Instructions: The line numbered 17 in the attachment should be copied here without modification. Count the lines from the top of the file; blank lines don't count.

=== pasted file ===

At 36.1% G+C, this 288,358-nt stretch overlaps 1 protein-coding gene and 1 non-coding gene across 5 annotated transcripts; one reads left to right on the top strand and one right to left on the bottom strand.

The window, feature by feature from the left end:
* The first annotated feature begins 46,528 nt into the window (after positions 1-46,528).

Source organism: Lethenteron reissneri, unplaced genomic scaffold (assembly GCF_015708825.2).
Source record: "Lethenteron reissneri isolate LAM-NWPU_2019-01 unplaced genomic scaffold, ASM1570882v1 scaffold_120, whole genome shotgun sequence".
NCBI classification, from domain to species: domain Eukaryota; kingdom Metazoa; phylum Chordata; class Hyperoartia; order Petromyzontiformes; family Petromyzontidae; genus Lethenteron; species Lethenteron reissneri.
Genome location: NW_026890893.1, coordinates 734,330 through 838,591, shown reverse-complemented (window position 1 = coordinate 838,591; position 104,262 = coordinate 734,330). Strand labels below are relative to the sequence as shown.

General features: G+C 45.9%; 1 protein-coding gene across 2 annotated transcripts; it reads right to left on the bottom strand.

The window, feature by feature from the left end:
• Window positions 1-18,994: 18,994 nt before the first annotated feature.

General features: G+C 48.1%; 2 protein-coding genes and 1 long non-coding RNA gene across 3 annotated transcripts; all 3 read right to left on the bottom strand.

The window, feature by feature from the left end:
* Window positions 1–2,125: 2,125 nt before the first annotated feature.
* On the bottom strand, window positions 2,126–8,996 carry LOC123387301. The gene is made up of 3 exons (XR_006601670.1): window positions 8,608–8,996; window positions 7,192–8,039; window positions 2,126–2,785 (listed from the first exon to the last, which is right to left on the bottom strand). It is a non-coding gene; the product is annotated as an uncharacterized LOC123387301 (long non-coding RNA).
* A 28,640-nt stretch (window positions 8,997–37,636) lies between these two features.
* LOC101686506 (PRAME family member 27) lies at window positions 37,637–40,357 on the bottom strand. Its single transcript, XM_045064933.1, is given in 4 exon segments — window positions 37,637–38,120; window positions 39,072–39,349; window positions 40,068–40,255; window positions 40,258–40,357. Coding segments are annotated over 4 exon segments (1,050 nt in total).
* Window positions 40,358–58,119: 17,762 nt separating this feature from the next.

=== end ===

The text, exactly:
* Window positions 40,358–58,119: 17,762 nt separating this feature from the next.